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Break Time: Uncle Wiggily Stories

Sometimes it is nice to return to one’s favorite children’s stories, even if only in one’s mind. I fondly remember my favorites, and I have even written some stories of my own, which I never tried to publish, though they received praise from the select people I have let read them. And with a good illustrator, I am pretty sure I could. Unfortunately, some of them seem to have been lost on the internet, the Cloud, whatever it is. It comes from having my typewriter break down, and then resorting to the computer to write them; and since I do not know anything about computers, and since AOL scrubbed immense amounts of mail, they are lost or mislaid somewhere. I still have a few, though, and maybe I might copy one or two at some point so that you could read them here.

Focusing on books that I loved as a child, I think of Uncle Wiggily stories. My parents had great taste in children’s books, and bought some wonderful ones for me. My mother probably had more to do with the choices, though they both contributed.

Many do not know of Uncle Wiggily now, but the stories, written by Howard R. Garis, were famous. He wrote a story a day for about twenty years, and they were published in newspapers and magazines. To show that Uncle Wiggily was virtually a household name, there is a short story by J.D. Salinger called, “Uncle Wiggily in Connecticut,” but it was unfortunately not about the rabbit gentleman. And in a good noir movie, “Scene of the Crime,’ Gloria DeHaven’s character called Van Johnson’s police detective “Uncle Wiggily.”

Uncle Wiggily Longears, that was his full name, was a somewhat elderly rabbit gentleman who lived in a hollow stump bungalow with his muskrat housekeeper, Nurse Jane Fuzzy Wuzzy. She would bake him cherry pies, just like my grandmother would bake for me. Sometimes she would send him to the store to pick up something, and he never minded, because he loved to walk in the woods, and encounter his little animal friends. In one set of stories, the items that he would pick up would invariably help him fend off a “bad chap” who would try to nibble his ears.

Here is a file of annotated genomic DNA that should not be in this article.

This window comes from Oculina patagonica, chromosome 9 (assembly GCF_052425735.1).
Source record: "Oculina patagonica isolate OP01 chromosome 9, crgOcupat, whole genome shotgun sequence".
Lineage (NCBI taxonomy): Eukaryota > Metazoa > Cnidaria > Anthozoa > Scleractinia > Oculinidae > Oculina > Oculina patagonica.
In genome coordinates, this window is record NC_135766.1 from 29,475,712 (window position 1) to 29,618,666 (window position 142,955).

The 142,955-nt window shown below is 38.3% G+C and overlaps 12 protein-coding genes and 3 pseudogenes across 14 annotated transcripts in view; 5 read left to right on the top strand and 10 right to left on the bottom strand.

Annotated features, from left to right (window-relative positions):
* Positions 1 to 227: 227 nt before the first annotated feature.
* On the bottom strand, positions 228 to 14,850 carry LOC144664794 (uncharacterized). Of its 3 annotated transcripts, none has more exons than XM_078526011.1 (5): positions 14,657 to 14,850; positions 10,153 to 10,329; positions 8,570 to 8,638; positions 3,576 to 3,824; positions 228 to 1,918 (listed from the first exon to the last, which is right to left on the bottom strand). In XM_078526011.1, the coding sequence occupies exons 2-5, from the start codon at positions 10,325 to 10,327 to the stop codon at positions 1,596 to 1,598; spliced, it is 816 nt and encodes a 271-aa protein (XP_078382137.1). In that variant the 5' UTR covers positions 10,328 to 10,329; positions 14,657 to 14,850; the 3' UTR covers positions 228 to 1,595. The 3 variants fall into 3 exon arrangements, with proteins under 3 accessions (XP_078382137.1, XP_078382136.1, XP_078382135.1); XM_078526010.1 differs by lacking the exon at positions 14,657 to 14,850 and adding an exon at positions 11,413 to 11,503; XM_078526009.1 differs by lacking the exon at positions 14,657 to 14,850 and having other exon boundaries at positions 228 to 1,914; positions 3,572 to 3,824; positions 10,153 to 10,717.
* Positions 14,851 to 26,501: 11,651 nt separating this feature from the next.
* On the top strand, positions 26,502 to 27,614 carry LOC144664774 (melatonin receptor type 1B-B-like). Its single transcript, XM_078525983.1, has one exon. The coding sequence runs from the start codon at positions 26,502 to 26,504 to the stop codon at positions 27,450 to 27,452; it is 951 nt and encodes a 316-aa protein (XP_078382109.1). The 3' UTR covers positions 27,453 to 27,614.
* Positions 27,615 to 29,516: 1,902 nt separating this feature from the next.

His young animal friends included Sammy and Susie Littletail, the rabbit children; Johnny and Billy Bushytail, the squirrel boys; and Alice, Lulu, and Emma Wibblewobble, the duck girls. There were many more. Uncle Wiggily had an adult friend, Goosie Gander, and he also visited Doctor Possum, when he had a touch of rheumatism. Actually, Uncle Wiggily, in a slightly out of character action, appropriated a red white and blue barber pole from a barber shop, and used it for a crutch if his rheumatism was bothering him. I guess the barber did not mind.

Now, there were bad chaps, as Garis called them, who would try to capture him and nibble his ears, which is all they ever threatened to do. But they never managed to. These animals were amusing, particularly as they were drawn by various artists in the books, I guess the most famous of these being Lansing Campbell. There were the Fuzzy Fox, the Woozy Wolf, and my favorite, the Skillery Scallery Alligator. There was also a bobcat. And then the Pipsewah, who was drawn as a somewhat unpleasant looking animal resembling a rhinoceros on two legs, and the Skeezix, who looked like a thin bird with a beak.

In one of the books, there was a Tiddlewink, who lived in the lake, and who mostly complained about things. He would come over to where Uncle Wiggily and his friends were roasting peanuts, and complain that he would rather have lemonade, but would try to take the peanuts, anyway, and they would burn his mouth, and he had to run to the lake to jump in and cool off.